Gen Con 2018 Schedule

Here’s where I’ll be for sure during Gen Con (look for that Paizo booth flooring). I’m free most evenings.

Wednesday, August 1st

5:30 PM              Arrive in Indy

9 PM                   Diana Jones Awards

Thursday, August 2nd

8:30–12             Paizo Booth

2–3                     Starfinder AP Panel

4–6:30                Paizo Booth

Friday, August 3rd

9:30–11             Paizo Booth

12–3                   Paizo Booth

4–6:30                Paizo Booth

Saturday, August 4th

11–3                   Paizo Booth

4–6:30                Paizo Booth

Sunday, August 5th

9:30–12:30         Paizo Booth

2–3                      Designing Planets Panel

Evening              Paizo Booth Teardown and etc.

Monday, August 6th

9:45                     Fly to Seattle (and start staycation)

World Building: Inclusivity

Kotaku recently published an article on queerness in the D&D game. To be more specific, this article is about the inclusion of queer people and, more specifically, a glimpse into their lives as normal, accepted citizens of imaginary worlds. The fifth edition Player’s Handbook, for the first time in D&D history, makes a bold statement about sexuality and gender. It encourages you to imagine different. Several official D&D adventures depict queer couples or families. Many other games have similar modes of presentation, nodding toward normalcy. All these steps are positive. However, a few failures of imagination exist with regard to depicting this sort of equality in games and other media. (1)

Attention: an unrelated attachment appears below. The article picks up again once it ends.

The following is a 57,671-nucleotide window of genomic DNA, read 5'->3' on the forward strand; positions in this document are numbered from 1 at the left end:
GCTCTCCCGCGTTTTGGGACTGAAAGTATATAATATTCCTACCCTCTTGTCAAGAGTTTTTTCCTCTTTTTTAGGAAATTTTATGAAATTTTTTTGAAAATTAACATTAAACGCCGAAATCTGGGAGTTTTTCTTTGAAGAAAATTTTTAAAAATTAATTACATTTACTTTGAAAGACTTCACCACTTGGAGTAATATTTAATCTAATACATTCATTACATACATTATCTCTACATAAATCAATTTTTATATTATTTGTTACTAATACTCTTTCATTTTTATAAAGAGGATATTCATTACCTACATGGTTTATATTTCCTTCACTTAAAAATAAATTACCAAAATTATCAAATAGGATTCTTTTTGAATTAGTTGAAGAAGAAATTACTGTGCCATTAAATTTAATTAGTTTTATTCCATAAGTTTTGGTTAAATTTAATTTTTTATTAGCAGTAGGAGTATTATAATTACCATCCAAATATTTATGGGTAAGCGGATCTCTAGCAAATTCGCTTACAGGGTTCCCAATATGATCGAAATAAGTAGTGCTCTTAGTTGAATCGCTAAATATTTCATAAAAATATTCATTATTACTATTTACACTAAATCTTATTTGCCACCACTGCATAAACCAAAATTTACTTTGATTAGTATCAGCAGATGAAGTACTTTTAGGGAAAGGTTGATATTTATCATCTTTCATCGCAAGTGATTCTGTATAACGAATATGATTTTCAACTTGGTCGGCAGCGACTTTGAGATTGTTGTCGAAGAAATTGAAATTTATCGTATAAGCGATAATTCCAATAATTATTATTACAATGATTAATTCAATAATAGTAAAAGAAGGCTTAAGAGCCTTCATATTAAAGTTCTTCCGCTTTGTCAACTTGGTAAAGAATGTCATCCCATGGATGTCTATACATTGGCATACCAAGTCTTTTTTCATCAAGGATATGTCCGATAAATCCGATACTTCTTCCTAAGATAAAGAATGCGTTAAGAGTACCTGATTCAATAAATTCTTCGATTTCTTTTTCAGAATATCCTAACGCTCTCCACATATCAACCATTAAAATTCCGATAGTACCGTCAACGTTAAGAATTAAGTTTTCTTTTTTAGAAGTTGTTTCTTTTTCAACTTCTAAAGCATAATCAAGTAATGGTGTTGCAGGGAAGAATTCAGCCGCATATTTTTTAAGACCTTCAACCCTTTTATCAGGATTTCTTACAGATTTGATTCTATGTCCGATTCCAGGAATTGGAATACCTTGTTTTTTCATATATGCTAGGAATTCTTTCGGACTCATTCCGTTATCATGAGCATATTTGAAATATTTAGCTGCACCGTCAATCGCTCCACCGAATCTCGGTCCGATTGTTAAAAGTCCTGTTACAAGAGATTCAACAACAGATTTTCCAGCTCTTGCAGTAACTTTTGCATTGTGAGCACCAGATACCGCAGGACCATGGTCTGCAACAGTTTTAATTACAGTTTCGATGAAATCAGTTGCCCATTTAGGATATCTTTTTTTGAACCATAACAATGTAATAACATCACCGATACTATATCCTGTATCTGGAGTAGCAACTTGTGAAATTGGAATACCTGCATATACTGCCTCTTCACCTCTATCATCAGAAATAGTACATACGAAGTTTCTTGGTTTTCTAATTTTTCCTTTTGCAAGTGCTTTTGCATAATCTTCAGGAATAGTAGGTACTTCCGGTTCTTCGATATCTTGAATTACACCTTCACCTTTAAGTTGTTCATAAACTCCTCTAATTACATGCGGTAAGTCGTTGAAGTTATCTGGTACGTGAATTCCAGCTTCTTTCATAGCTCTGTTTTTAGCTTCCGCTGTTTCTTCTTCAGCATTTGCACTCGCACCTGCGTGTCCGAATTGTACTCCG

So you don’t need to break out your PH.

Full transparency, I’m not queer. I am, however, strongly pro civil rights and inclusivity. But, when we were working on the fifth edition of the D&D game, I made a mistake regarding this issue. James Wyatt drafted that statement about sex and gender for the Player’s Handbook. I read it. I said to myself, maybe a little nervously, and giving in to internalized cultural pressure, “This goes without saying. D&D has always been about freedom to be who you want to be in the game.” I fired off an email to Jeremy Crawford, the D&D Managing Editor and Sage, to that effect. That email is proof that I had failed to imagine what the book’s clear statement would mean, and does mean, to queer folks marginalized in our society, even at our gaming tables.Read More »